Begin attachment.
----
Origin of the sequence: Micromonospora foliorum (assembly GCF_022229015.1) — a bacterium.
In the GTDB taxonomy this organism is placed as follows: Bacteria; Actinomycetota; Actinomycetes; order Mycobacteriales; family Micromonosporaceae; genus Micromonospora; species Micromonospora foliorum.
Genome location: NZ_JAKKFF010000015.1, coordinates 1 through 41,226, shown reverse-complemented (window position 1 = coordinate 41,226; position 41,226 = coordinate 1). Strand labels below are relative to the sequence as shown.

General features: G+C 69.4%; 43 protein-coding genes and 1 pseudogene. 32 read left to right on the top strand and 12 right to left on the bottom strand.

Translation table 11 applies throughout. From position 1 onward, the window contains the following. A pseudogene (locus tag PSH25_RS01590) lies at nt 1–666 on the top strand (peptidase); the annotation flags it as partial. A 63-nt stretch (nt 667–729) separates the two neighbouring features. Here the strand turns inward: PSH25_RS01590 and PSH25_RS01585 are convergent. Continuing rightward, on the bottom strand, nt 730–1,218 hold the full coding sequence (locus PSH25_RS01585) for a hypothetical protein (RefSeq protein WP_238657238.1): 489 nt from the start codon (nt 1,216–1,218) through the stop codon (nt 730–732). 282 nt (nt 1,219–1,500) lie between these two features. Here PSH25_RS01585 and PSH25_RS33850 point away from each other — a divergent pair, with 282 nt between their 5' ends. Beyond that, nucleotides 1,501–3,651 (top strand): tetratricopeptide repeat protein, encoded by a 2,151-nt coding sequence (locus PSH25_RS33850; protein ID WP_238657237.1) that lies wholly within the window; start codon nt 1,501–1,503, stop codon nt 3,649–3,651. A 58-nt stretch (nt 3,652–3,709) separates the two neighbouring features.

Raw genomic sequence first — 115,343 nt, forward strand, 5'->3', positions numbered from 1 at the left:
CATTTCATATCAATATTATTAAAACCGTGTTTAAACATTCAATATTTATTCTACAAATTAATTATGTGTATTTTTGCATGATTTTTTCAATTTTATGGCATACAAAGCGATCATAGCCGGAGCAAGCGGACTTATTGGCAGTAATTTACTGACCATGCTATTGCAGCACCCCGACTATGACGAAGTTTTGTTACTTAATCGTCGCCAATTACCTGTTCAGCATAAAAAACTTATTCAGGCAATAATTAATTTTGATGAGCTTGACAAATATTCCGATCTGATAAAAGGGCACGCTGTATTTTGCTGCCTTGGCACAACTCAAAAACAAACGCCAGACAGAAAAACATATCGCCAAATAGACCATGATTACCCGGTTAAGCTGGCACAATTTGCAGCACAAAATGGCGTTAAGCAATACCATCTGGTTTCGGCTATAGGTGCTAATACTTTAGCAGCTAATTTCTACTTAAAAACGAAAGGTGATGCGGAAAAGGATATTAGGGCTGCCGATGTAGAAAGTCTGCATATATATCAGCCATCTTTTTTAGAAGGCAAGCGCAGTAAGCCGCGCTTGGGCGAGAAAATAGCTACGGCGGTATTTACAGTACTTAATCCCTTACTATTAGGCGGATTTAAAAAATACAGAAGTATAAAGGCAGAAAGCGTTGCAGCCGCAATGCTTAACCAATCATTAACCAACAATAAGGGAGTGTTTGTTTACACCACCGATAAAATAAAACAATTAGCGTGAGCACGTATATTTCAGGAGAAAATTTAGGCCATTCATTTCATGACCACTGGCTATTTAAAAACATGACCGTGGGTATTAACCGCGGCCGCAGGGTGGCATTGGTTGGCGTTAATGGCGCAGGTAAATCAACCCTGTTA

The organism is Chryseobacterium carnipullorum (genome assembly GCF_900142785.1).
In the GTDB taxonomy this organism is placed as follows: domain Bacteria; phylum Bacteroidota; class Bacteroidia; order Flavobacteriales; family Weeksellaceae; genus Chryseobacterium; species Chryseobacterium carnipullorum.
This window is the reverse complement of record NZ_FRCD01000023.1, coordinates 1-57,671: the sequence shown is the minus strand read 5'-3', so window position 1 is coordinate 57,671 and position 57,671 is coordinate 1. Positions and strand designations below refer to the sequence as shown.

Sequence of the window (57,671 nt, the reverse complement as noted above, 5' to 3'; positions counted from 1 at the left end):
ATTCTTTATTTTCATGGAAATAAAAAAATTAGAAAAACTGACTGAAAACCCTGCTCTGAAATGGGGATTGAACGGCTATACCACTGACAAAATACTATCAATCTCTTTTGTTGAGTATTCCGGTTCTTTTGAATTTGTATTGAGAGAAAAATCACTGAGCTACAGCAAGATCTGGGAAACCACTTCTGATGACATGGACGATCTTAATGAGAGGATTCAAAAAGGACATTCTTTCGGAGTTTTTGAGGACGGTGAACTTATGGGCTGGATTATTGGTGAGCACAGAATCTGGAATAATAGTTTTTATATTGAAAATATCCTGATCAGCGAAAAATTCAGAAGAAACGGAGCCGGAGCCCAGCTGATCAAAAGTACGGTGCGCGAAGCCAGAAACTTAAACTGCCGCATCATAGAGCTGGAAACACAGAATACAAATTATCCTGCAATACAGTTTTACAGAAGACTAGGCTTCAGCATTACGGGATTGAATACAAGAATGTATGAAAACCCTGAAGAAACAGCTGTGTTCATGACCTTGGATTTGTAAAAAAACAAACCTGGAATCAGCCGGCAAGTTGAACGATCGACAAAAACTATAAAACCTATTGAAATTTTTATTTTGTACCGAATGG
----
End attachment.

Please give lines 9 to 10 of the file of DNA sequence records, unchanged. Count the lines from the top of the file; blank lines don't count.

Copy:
In the GTDB taxonomy this organism is placed as follows: domain Bacteria; phylum Bacteroidota; class Bacteroidia; order Flavobacteriales; family Weeksellaceae; genus Chryseobacterium; species Chryseobacterium carnipullorum.
This window is the reverse complement of record NZ_FRCD01000023.1, coordinates 1-57,671: the sequence shown is the minus strand read 5'-3', so window position 1 is coordinate 57,671 and position 57,671 is coordinate 1. Positions and strand designations below refer to the sequence as shown.